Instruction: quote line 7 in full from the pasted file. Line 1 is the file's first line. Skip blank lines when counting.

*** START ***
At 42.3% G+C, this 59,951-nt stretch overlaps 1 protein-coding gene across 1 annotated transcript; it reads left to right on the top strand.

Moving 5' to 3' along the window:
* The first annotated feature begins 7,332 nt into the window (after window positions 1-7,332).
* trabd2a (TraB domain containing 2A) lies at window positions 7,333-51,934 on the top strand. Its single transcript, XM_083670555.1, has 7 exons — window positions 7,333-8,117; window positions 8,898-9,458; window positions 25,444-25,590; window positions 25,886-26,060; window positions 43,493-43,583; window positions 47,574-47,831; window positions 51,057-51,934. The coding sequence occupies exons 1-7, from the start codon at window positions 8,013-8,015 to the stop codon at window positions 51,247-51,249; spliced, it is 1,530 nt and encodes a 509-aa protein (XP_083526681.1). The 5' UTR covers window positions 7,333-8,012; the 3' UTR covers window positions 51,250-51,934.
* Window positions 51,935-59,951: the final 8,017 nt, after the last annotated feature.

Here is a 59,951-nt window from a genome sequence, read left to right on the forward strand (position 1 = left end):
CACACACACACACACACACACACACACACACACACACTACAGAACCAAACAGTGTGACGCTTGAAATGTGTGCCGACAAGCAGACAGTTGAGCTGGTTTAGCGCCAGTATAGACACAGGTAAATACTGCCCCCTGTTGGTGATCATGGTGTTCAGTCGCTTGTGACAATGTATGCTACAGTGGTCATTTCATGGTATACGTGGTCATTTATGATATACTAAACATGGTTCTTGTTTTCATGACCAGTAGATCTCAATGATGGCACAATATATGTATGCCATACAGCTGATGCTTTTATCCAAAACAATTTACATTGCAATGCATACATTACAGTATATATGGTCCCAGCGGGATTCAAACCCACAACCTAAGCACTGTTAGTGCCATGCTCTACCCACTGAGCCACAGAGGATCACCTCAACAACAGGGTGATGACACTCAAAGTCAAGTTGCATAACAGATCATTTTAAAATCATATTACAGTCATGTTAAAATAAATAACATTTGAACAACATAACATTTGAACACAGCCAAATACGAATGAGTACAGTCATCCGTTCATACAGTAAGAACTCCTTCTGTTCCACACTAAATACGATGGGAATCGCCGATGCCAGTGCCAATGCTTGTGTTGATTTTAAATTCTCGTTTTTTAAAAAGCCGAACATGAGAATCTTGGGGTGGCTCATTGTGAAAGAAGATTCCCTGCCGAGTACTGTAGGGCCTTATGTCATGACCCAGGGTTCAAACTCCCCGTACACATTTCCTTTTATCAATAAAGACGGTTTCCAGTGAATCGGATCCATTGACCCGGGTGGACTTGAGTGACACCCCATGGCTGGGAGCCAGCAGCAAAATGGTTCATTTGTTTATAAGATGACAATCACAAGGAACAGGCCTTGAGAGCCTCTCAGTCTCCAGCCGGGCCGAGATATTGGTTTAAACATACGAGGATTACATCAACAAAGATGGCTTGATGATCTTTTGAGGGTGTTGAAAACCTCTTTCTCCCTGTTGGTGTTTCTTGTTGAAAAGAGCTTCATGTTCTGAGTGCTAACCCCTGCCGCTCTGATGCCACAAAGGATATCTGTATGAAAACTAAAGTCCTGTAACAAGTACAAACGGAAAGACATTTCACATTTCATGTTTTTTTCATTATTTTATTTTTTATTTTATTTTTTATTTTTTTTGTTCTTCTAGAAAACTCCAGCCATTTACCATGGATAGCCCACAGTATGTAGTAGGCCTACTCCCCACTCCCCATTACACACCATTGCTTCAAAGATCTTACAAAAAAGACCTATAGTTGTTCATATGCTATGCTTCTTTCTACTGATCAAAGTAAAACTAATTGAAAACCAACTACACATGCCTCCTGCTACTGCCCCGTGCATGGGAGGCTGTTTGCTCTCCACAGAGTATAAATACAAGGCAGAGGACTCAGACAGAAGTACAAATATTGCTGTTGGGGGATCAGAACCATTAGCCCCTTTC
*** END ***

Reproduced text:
CACACACACACACACACACACACACACACACACACACTACAGAACCAAACAGTGTGACGCTTGAAATGTGTGCCGACAAGCAGACAGTTGAGCTGGTTTAGCGCCAGTATAGACACAGGTAAATACTGCCCCCTGTTGGTGATCATGGTGTTCAGTCGCTTGTGACAATGTATGCTACAGTGGTCATTTCATGGTATACGTGGTCATTTATGATATACTAAACATGGTTCTTGTTTTCATGACCAGTAGATCTCAATGATGGCACAATATATGTATGCCATACAGCTGATGCTTTTATCCAAAACAATTTACATTGCAATGCATACATTACAGTATATATGGTCCCAGCGGGATTCAAACCCACAACCTAAGCACTGTTAGTGCCATGCTCTACCCACTGAGCCACAGAGGATCACCTCAACAACAGGGTGATGACACTCAAAGTCAAGTTGCATAACAGATCATTTTAAAATCATATTACAGTCATGTTAAAATAAATAACATTTGAACAACATAACATTTGAACACAGCCAAATACGAATGAGTACAGTCATCCGTTCATACAGTAAGAACTCCTTCTGTTCCACACTAAATACGATGGGAATCGCCGATGCCAGTGCCAATGCTTGTGTTGATTTTAAATTCTCGTTTTTTAAAAAGCCGAACATGAGAATCTTGGGGTGGCTCATTGTGAAAGAAGATTCCCTGCCGAGTACTGTAGGGCCTTATGTCATGACCCAGGGTTCAAACTCCCCGTACACATTTCCTTTTATCAATAAAGACGGTTTCCAGTGAATCGGATCCATTGACCCGGGTGGACTTGAGTGACACCCCATGGCTGGGAGCCAGCAGCAAAATGGTTCATTTGTTTATAAGATGACAATCACAAGGAACAGGCCTTGAGAGCCTCTCAGTCTCCAGCCGGGCCGAGATATTGGTTTAAACATACGAGGATTACATCAACAAAGATGGCTTGATGATCTTTTGAGGGTGTTGAAAACCTCTTTCTCCCTGTTGGTGTTTCTTGTTGAAAAGAGCTTCATGTTCTGAGTGCTAACCCCTGCCGCTCTGATGCCACAAAGGATATCTGTATGAAAACTAAAGTCCTGTAACAAGTACAAACGGAAAGACATTTCACATTTCATGTTTTTTTCATTATTTTATTTTTTATTTTATTTTTTATTTTTTTTGTTCTTCTAGAAAACTCCAGCCATTTACCATGGATAGCCCACAGTATGTAGTAGGCCTACTCCCCACTCCCCATTACACACCATTGCTTCAAAGATCTTACAAAAAAGACCTATAGTTGTTCATATGCTATGCTTCTTTCTACTGATCAAAGTAAAACTAATTGAAAACCAACTACACATGCCTCCTGCTACTGCCCCGTGCATGGGAGGCTGTTTGCTCTCCACAGAGTATAAATACAAGGCAGAGGACTCAGACAGAAGTACAAATATTGCTGTTGGGGGATCAGAACCATTAGCCCCTTTC